“The rationale behind the use of duvelisib is that the drug may be able to calm the systemic inflammation that exacerbates COVID-19-associated pneumonia and acute respiratory distress syndrome."
Duvelisib (Copiktra), an anticancer drug, is currently being explored as treatment to reduce lung inflammation in hospitalized patients with coronavirus disease 2019 (COVID-19) in an investigator-initiated phase 2 study at the Winship Cancer Institute of Emory University.
“The rationale behind the use of duvelisib is that the drug may be able to calm the systemic inflammation that exacerbates COVID-19-associated pneumonia and acute respiratory distress syndrome,” stated principal investigator Edmund K. Waller, MD, PhD, professor, Hematology and Medical Oncology, Medicine and Pathology, Emory University School of Medicine, holder of Rein Saral, MD Professorship in Cancer Medicine, and medical director, Center for Stem Cell Processing and Apheresis, Emory University Hospital.
Pre-clinical data suggests that the agent can mitigate T cell exhaustion. More research has demonstrated T cell exhaustion limits the effectiveness of the immune system in fighting the infection.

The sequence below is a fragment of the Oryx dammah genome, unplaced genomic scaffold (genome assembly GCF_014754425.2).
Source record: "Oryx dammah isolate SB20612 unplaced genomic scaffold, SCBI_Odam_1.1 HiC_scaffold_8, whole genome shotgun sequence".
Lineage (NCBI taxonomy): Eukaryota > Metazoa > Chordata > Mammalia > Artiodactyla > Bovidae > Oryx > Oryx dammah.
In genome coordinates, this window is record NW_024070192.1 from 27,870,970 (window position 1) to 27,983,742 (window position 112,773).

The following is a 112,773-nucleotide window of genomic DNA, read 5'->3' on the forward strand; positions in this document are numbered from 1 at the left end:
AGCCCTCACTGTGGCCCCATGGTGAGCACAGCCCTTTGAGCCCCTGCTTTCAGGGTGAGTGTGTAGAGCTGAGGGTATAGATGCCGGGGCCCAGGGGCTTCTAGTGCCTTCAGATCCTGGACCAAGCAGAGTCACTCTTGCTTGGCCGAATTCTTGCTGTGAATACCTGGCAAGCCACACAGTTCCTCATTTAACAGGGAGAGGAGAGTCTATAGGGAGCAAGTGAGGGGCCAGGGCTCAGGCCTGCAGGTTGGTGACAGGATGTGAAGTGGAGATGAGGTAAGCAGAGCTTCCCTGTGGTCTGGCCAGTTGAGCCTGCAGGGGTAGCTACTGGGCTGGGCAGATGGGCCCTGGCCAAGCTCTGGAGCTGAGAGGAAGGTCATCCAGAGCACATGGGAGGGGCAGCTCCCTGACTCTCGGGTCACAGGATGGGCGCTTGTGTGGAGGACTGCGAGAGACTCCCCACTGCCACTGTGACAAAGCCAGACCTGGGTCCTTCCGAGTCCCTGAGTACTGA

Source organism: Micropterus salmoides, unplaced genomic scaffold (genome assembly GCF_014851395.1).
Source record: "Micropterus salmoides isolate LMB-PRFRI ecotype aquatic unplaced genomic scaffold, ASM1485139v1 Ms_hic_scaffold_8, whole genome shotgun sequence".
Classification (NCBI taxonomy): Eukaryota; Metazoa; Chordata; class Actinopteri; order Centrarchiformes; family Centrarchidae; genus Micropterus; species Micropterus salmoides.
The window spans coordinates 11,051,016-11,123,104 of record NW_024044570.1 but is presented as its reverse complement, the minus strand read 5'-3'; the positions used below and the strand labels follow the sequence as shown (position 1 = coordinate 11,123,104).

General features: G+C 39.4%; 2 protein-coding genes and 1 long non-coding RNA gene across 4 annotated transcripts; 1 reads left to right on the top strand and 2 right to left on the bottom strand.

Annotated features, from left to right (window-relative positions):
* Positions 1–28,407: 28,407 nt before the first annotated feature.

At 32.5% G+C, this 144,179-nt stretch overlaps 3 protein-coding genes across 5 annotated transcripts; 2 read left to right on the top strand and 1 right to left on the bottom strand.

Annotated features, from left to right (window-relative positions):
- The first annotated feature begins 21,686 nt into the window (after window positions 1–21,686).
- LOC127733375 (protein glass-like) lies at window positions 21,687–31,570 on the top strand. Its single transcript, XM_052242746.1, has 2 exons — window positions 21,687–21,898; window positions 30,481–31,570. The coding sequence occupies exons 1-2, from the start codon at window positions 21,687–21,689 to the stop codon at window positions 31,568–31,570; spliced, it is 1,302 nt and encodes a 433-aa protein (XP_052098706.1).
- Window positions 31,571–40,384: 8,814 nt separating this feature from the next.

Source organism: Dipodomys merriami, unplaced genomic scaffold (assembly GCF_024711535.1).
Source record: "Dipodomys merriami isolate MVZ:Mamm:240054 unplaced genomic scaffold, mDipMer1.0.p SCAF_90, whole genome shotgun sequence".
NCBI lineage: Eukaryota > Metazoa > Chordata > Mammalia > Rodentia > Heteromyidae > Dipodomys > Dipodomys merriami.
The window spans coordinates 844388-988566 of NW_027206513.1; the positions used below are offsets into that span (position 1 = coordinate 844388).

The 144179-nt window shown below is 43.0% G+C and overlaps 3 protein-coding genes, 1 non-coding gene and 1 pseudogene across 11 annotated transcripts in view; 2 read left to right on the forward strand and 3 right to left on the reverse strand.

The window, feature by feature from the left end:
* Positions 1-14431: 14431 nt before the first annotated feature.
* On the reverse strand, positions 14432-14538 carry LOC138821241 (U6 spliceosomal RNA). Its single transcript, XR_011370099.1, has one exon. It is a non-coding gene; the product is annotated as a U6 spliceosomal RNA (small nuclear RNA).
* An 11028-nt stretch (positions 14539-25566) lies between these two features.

Waller’s lab has also previously tested whether duvelisib can enhance the activity of chimeric antigen receptor T-cell therapy in patients with cancer prior to the onset of the COVID-19 pandemic.
The phase 2 study will enroll 40 patients who are hospitalized with COVID-19-associated pneumonia. The trial is expected to last for 1 year. Every patient will receive either duvelisib or placebo for 2 weeks. Efficacy will be determined after 1 month. Patients will receive standard-of-care treatment and may receive antiviral medications, such as remdesivir (Veklury).
Waller is joined by co-investigators Aneesh K. Mehta, MD, and Marshall Lyon III, MD, infectious disease specialists, Emory Winship.
"This study is an example of how research on cancer immunology can be repurposed and deployed against COVID-19, possibly improving patient outcomes during this crisis," said Walter J. Curran, Jr, MD, the Lawrence W. Davis Chair, Radiation Oncology, Georgia Research Alliance Eminent Scholar, Chair in Cancer Research, and executive director, Winship, in a statement. "We are happy to be able to cooperate with our infectious disease and critical care colleagues in this effort."
The FDA previously granted approval to duvelisib in September 2018 for the treatment of patients with relapsed/refractory chronic lymphocytic leukemia/small lymphocytic lymphoma (CLL/SLL). Duvelisib can reduce levels of some of the same immune messenger cytokines that become elevated during a COVID-19 infection, according to previous data from patients with leukemia and lymphoma. In the phase 3 DUO trial (NCT02004522), the study in which the approval was based on, duvelisib reduced the risk of disease progression or death by 60% compared with ofatumumab (Arzerra) in patients with relapsed/refractory CLL/SLL who had received at least 2 prior lines of therapy.
Repurposing a cancer drug to reduce COVID-19 lung inflammation. News Release. July 13, 2020. Accessed July 16, 2020. https://bit.ly/2WpWrr2